When I left home at sixteen I bought a small rug. It was my roll-up world. Whatever room, whatever temporary place I had, I unrolled the rug. It was a map of myself. Invisible to others, but held in the rug, were all the places I had stayed — for a few weeks, for a few months. On the first night anywhere new I liked to lie in bed and look at the rug to remind myself that I had what I needed even though what I had was so little.
Sometimes you have to live in precarious and temporary places. Unsuitable places. Wrong places. Sometimes the safe place won’t help you.
Why did I leave home when I was sixteen? It was one of those important choices that will change the rest of your life. When I look back it feels like I was at the borders of common sense, and the sensible thing to do would have been to keep quiet, keep going, learn to lie better and leave later.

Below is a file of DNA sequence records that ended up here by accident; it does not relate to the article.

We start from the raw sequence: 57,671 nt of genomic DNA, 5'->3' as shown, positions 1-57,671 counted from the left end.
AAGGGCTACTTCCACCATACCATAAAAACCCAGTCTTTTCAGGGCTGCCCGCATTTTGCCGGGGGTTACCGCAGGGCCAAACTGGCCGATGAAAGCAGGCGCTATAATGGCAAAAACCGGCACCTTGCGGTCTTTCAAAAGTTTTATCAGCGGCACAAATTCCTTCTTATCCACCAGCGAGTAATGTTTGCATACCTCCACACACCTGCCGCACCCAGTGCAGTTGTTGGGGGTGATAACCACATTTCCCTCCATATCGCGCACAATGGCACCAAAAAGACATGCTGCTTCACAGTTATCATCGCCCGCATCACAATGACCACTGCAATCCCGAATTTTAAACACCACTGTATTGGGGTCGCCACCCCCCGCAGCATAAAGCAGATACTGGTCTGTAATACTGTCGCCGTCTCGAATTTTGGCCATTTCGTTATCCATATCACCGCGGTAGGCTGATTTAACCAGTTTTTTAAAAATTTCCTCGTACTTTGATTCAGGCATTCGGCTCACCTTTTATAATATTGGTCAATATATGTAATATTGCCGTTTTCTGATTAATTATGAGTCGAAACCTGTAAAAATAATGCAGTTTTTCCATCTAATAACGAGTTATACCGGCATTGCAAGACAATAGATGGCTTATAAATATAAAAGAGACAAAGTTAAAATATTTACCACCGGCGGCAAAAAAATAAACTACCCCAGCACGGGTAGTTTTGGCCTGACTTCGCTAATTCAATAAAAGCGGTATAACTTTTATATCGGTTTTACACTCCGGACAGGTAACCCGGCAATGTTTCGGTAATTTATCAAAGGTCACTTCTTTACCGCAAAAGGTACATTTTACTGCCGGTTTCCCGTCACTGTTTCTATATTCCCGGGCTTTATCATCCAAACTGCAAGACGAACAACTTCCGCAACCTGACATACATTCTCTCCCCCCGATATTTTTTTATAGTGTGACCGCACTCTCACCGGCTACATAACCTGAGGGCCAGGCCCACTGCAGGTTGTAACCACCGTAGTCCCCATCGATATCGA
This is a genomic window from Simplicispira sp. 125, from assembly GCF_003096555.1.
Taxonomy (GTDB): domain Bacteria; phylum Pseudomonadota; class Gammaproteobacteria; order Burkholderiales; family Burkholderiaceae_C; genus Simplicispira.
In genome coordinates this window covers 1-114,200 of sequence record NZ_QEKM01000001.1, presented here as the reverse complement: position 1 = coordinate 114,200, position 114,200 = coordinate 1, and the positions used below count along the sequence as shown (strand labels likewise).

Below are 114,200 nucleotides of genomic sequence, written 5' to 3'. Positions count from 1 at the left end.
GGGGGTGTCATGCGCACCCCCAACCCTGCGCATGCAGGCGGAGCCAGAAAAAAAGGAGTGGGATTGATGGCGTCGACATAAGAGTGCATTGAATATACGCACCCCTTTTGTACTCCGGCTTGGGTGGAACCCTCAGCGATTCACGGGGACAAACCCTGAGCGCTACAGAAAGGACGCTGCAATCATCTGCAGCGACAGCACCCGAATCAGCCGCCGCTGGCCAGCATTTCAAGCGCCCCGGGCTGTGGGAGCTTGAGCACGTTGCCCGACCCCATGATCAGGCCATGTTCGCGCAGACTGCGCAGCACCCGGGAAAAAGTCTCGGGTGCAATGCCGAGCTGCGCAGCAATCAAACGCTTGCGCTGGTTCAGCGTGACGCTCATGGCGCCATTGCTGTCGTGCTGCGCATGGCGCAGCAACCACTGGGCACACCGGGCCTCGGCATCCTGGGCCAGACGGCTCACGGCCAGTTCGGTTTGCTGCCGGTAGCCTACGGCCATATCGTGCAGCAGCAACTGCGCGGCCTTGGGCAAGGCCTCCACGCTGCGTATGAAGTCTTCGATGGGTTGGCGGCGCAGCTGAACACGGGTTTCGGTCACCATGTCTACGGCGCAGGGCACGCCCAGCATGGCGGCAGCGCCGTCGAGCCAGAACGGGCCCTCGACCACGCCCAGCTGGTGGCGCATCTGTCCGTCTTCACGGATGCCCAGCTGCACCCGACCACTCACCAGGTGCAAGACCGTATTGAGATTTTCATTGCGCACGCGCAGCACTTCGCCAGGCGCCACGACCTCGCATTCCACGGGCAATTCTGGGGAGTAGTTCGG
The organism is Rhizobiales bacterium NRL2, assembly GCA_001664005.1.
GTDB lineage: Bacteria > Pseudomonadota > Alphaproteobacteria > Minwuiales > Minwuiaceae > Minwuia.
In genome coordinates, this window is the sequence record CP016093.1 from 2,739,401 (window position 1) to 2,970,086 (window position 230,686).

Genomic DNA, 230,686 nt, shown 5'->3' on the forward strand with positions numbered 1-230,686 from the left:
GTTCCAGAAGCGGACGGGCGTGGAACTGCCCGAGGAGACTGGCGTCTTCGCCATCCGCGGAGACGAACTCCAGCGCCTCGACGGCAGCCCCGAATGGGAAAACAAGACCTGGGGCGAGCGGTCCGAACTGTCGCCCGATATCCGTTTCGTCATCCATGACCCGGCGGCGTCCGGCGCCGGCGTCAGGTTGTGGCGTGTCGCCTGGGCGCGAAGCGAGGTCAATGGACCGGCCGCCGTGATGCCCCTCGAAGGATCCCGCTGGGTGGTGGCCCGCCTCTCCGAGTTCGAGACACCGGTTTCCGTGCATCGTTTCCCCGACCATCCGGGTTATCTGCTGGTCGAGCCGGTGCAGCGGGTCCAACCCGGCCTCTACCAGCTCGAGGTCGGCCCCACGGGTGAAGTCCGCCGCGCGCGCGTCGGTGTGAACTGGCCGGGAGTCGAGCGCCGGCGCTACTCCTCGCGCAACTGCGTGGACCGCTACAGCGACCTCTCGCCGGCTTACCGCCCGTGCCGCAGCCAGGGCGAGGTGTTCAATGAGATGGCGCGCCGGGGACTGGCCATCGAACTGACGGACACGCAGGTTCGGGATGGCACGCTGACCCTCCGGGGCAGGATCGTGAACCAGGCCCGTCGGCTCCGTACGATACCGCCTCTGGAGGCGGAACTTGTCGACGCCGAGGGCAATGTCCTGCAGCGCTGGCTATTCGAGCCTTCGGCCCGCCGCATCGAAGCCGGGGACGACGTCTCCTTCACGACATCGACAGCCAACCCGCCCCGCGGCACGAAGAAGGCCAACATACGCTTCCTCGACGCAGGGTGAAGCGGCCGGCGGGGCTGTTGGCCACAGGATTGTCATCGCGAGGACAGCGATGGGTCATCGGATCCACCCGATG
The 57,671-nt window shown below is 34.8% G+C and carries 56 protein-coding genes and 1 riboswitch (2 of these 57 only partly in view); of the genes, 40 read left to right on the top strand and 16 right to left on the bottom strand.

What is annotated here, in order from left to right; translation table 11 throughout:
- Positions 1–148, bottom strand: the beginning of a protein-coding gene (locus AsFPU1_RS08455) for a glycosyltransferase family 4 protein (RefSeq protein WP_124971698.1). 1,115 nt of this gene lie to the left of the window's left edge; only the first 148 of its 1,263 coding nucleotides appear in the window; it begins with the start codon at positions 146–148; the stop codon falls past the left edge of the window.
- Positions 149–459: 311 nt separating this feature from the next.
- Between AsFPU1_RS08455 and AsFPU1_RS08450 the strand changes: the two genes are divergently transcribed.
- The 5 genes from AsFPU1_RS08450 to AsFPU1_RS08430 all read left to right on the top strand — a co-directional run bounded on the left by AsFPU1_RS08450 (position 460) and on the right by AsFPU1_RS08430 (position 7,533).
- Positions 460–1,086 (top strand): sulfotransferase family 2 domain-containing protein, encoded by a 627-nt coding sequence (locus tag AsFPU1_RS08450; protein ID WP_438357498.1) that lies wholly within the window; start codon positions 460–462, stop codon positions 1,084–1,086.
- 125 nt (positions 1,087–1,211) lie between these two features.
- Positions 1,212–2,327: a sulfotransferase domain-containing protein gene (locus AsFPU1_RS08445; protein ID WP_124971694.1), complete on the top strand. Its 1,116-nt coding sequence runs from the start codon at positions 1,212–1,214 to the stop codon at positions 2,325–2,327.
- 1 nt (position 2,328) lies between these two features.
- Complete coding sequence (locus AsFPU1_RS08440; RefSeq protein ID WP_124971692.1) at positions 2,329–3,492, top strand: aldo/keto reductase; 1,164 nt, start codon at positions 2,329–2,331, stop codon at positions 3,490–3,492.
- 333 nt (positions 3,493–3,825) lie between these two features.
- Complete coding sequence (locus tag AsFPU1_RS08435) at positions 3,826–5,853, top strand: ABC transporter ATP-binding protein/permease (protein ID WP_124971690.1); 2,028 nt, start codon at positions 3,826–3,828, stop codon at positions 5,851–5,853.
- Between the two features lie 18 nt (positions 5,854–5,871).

I have noticed that doing the sensible thing is only a good idea when the decision is quite small. For the life-changing things, you must risk it.
And here is the shock — when you risk it, when you do the right thing, when you arrive at the borders of common sense and cross into unknown territory, leaving behind you all the familiar smells and lights, then you do not experience great joy and huge energy.
You are unhappy. Things get worse.
It is a time of mourning. Loss. Fear. We bullet ourselves through with questions. And then we feel shot and wounded. And then all the cowards come out and say, ‘See, I told you so.’
In fact, they told you nothing.
Jeanette Winterson, from "Why Be Happy When You Could Be Normal?" (via weissewiese)